Beadworks bids farewell to Franklin
The longtime village retailer will close next month
Posted February 19, 2014
FRANKLIN — Beadworks, a downtown Franklin retail staple, will close its doors for good early next month.
Owner Nomi Joyrich made the announcement recently, citing declining sales as the reason the shop would close. She sent an email out to several of Beadworks’ most loyal customers, who were shocked and saddened by the news.
“A lot of our customers are like family. They come in here for what they think is going to be five minutes, and they end up spending hours and hours here,” she said.
Joyrich took over Beadworks from her mother and longtime Franklin resident Ida Joyrich. Ida Joyrich and Ghinda Marrich opened the store 31 years ago in downtown Franklin because they wanted a charming location for their unique business venture.
“They were friends, and they both had a passion for beading not long after they both became empty-nesters,” Nomi Joyrich said. “Bead stores were pretty unheard of, and this is the oldest bead store in Michigan.”
Over the years, Beadworks drew a following of customers looking for unique and beautiful beads to adorn jewelry, clothing, purses and more. The shop was also known for its custom jewelry design work and jewelry-making classes.
The venture was a bit of a change for Joyrich, who moved back home to Michigan from Seattle to take over Beadworks. She worked as an elementary school social worker in Seattle, but it’s a change she said she’s glad she made.
“It’s not a regular store. It’s a really special place. For me, as an artist, it’s been incredible just to be creative all day and just design jewelry all day. It’s just an amazing thing,” she said.
Beadworks manager Kathy Mamat, of West Bloomfield, has worked at the store for 24 years. Asked what she’ll miss most about the job, Mamat could barely get the words out without tearing up.
“What do they say? ‘If you love what you do, you’ve never worked a day in your life.’ That’s how I’ve felt every single day,” she said. “I moved here from Washington, D.C., and I was working at home, making children’s clothing and designing children’s rooms. I came (to Beadworks) for embellishments for the clothing line I was making, and I thought, ‘Gee. I’m sick of working from my home.’ So I came in and talked to Ida and said, ‘I’d like to work here from 10-3 every day,’ and she said, ‘Fine.’”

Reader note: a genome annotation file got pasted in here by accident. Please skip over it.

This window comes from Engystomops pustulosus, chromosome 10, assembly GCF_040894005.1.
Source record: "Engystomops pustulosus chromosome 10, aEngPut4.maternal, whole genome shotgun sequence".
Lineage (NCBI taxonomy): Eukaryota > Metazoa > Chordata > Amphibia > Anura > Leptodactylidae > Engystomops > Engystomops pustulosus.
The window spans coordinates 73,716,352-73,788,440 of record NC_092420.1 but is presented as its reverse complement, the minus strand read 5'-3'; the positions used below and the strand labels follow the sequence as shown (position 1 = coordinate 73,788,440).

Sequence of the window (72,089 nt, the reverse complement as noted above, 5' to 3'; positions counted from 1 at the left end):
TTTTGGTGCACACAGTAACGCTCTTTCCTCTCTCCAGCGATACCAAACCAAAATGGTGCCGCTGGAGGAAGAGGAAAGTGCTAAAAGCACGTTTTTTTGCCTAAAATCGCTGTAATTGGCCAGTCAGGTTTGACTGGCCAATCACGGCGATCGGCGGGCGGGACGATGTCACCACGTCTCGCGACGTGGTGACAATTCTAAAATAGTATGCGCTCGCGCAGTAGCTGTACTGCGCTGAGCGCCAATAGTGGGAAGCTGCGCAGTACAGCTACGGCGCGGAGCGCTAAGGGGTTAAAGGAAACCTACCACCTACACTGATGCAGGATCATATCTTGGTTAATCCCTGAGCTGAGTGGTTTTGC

Though Ida Joyrich hasn’t run the shop in several years, she’s stayed on hand as bookkeeper. She’s heartbroken to see the store go, her daughter said, but she has three decades of memories to take with her.
“Customers come in, and we know their whole life story,” said Nomi Joyrich. “They tell us, ‘We came here and we made jewelry and we remember making bracelets when we were little girls.’ And then they come here to have jewelry made for their weddings, and then we make them something to wear to their baby shower, and their kids are coming in to have something made for their bat mitzvah. We’ve really been a part of their whole life cycle.”
Nomi Joyrich will continue to create custom jewelry designs, instruct private classes and parties, and take orders for jewelry repairs at her home. She’ll retain the store’s phone number and website so customers can easily find her.
Beadworks is also liquidating its remaining inventory until the store finally closes March 8. For more information, visit www.franklinbeadworks.com or call (248) 855-5230.
About the author
Staff Writer Tiffany Esshaki covers Birmingham, Bloomfield Hills and Bloomfield Township as well as Oakland County Parks and Recreation and Oakland County Animal Control and Pet Adoption Center. Esshaki has worked for C & G Newspapers since 2011 and attended the University of Michigan-Dearborn and Oakland Community College. She’s the recipient of an Excellence in Journalism award from the Detroit chapter of the Society of Professional Journalists.
More from C & G Newspapers
Troy / Fraser
Franklin / Bingham Farms